Let $f : \mathcal{P}(\mathbb{C}) \rightarrow \mathcal{P}(\mathbb{C})$ be the function on the powerset of the complex numbers defined by:

$$ f(A) = \left\{ \exp\left( \frac{\pi i}{2}(4n + 1)z \right) : z \in A, n \in \mathbb{Z} \right\} $$

Then your question is asking about $f^k(\{1\})$ and its (topological) closure.

One thing to note is that, for any set $A$, we have $\overline{f(A)} = \overline{f\left(\overline{A}\right)}$, where the overline denotes closure. This follows from the fact that the expression $\exp\left( \frac{\pi i}{2}(4n + 1)z \right)$ is continuous as a function from $\mathbb{C} \times \mathbb{Z}$ to $\mathbb{C}$. So, if we want to study the closure of $f^n(\{1\})$, we are allowed to take the closure after each application of $f$.

The OP remarked that $\overline{f^3(\{1\})}$ is the unit circle. Then the set:

$$ B :=\left\{ \frac{\pi i}{2}(4n + 1)z : z \in \overline{f^3(\{1\})}, n \in \mathbb{Z} \right\} $$

is precisely the union of a circle of radius $\frac{\pi i}{2} k$ for each odd integer $k$. Next, we need to take the image of this set $B$ under $\exp$. As the function $\exp$ is many-to-one, this is best understood by first reducing $B$ modulo $2 \pi i$ so that it lies in the strip with imaginary part $[-\pi, \pi)$.

Here's a picture of the first six circles in $B \mod 2 \pi i$:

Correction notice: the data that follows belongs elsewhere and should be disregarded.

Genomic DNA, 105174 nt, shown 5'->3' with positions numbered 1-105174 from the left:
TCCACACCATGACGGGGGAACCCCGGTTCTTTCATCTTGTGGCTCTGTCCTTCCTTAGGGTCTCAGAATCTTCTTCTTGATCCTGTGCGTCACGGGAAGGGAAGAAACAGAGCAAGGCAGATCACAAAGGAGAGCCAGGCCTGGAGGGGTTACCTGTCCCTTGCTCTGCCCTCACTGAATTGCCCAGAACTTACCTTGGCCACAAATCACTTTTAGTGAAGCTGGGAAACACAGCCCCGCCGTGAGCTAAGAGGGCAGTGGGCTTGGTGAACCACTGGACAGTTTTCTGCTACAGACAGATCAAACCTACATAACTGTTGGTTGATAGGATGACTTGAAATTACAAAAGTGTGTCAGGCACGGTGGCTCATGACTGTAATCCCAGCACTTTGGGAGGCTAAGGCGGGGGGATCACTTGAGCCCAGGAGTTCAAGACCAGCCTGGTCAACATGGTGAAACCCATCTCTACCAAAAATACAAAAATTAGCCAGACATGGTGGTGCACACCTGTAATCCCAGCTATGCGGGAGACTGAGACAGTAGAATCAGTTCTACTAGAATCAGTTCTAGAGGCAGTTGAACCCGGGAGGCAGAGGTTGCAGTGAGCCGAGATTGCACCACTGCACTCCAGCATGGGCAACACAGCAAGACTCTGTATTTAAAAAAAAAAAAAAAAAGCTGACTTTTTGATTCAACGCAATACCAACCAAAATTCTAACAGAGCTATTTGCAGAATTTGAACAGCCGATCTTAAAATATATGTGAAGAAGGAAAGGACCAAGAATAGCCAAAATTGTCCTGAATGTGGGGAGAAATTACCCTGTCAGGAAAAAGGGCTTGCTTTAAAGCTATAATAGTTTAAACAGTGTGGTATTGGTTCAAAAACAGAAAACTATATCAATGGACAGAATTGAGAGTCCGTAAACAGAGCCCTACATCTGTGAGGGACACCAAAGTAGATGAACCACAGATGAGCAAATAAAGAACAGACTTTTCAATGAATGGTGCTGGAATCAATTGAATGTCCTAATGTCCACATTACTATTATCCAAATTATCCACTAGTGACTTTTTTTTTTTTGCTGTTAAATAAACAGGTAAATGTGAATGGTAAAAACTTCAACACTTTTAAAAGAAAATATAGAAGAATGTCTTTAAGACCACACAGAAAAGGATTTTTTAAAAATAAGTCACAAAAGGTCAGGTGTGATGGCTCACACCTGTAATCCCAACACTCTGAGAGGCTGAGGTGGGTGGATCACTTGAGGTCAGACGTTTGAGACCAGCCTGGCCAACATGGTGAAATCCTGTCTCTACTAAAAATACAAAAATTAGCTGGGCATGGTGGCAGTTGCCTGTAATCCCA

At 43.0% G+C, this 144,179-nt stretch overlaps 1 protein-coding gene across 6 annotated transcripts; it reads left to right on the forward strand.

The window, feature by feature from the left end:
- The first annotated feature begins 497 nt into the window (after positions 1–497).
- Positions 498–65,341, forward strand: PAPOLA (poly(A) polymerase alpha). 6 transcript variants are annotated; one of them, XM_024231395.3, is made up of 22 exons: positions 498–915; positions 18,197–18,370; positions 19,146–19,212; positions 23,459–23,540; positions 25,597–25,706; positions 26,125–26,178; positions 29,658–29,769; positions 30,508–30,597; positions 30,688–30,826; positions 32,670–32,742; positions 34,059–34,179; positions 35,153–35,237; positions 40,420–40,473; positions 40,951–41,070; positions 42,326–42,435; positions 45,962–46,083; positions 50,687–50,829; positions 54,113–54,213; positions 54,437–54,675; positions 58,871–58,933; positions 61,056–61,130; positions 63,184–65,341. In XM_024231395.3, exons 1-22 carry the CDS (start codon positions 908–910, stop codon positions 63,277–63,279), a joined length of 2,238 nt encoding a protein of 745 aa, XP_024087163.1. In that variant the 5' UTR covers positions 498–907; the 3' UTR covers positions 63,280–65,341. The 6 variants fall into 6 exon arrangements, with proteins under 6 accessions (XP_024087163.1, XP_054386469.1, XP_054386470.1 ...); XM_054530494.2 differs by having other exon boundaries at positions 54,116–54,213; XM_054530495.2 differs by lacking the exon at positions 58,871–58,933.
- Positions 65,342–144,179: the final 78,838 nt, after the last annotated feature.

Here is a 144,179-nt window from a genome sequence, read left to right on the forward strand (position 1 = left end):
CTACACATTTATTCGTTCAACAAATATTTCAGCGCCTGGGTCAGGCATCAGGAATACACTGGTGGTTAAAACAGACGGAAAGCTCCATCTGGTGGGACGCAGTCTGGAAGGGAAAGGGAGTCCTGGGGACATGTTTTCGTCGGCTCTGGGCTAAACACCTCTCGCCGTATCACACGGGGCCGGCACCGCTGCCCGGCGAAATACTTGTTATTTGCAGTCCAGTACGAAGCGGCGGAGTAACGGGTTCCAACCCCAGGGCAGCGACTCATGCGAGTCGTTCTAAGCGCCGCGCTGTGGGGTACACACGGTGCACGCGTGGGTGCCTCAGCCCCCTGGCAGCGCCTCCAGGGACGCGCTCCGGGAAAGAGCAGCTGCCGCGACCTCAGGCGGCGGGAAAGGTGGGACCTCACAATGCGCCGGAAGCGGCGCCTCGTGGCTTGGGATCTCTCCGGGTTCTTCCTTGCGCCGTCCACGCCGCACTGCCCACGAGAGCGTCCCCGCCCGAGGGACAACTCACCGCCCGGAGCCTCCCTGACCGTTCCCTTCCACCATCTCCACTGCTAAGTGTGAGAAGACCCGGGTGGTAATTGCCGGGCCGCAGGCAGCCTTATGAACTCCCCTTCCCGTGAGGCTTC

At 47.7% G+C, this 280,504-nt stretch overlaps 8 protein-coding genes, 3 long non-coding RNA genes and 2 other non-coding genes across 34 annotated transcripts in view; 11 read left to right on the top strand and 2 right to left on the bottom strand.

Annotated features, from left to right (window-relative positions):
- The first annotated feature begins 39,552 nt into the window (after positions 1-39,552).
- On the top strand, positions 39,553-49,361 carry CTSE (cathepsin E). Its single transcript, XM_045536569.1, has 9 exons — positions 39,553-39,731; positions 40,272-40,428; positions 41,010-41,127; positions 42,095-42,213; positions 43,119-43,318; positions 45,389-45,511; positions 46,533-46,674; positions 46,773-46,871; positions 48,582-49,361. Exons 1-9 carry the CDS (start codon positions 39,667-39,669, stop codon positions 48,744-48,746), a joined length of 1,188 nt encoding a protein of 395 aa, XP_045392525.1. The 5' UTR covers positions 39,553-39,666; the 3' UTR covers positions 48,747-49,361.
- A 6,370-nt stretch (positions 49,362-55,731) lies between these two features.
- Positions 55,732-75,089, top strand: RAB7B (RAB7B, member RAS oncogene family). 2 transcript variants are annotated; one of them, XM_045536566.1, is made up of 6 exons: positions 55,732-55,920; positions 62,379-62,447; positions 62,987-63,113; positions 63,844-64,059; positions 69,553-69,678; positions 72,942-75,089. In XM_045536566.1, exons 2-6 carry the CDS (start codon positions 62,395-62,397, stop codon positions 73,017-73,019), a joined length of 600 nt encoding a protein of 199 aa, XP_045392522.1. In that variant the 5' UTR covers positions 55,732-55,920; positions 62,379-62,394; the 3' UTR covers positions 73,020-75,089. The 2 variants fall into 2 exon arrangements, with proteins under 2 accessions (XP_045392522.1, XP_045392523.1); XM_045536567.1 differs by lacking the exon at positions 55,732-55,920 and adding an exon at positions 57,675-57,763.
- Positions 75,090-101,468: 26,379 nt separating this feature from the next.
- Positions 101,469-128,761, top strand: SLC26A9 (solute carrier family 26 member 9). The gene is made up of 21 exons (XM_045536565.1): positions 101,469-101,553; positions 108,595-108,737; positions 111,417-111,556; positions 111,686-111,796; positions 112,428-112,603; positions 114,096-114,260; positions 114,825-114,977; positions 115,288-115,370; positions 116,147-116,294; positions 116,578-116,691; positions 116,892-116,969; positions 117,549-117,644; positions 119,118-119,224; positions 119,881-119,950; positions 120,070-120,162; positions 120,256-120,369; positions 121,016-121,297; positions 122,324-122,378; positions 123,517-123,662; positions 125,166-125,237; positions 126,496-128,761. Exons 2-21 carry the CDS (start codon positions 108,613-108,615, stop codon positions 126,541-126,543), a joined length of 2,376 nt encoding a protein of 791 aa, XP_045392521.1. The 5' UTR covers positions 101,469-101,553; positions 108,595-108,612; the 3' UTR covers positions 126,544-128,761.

The intersection of $B \mod 2 \pi i$ with a line of fixed real part is a set of points which contains two limit points (the intersection with the light grey lines in the above plot). The closure of $B \mod 2 \pi i$ therefore contains all of these circles together with the two light grey lines (and nothing else).

$\overline{f^4(\{1\})}$ is therefore just the image of this set under $\exp$ (viewed as a bijective function from the strip to the punctured complex plane) together with the origin.

Now let's consider $\overline{f^5(\{1\})}$. Recall that the first step is to take the union of lots of homothetic copies of $\overline{f^4(\{1\})}$:

$$ B' :=\left\{ \frac{\pi i}{2}(4n + 1)z : z \in \overline{f^4(\{1\})}, n \in \mathbb{Z} \right\} $$

If we pull this back through the inverse of the $\exp$ map (so we're working on the strip instead of the complex plane), this corresponds to taking the union of lots of *translates* of $B \mod 2 \pi i$. Specifically, we are interested in the set of points:

$$ \log(B') :=\left\{ w + \log(i) + \log\left(\frac{\pi}{2}(4n + 1)\right) : w \in (B \mod 2 \pi i), n \in \mathbb{Z} \right\} $$

Now, the set $\{ \log\left(\frac{\pi}{2}(4n + 1)\right) : n \in \mathbb{N} \}$ has the very desirable property that the set is unbounded to the right and the gaps between the points become arbitrarily small. Also, the intersection of every horizontal line with the original set $B \mod 2 \pi i$ (the one in the picture above) is unbounded to the left. As such, it follows that their convolution is dense in every horizontal line, and therefore dense in the whole strip.

Consequently, $\overline{f^5(\{1\})}$ is the entire complex plane as you suspected.

Convergence of$i^{i^{i \ldots}}$ by Archibald James Macintyre [Proc. AMS17 #1 (February 1966), p. 67]. $\endgroup$ – Dave L Renfro Apr 29 at 18:18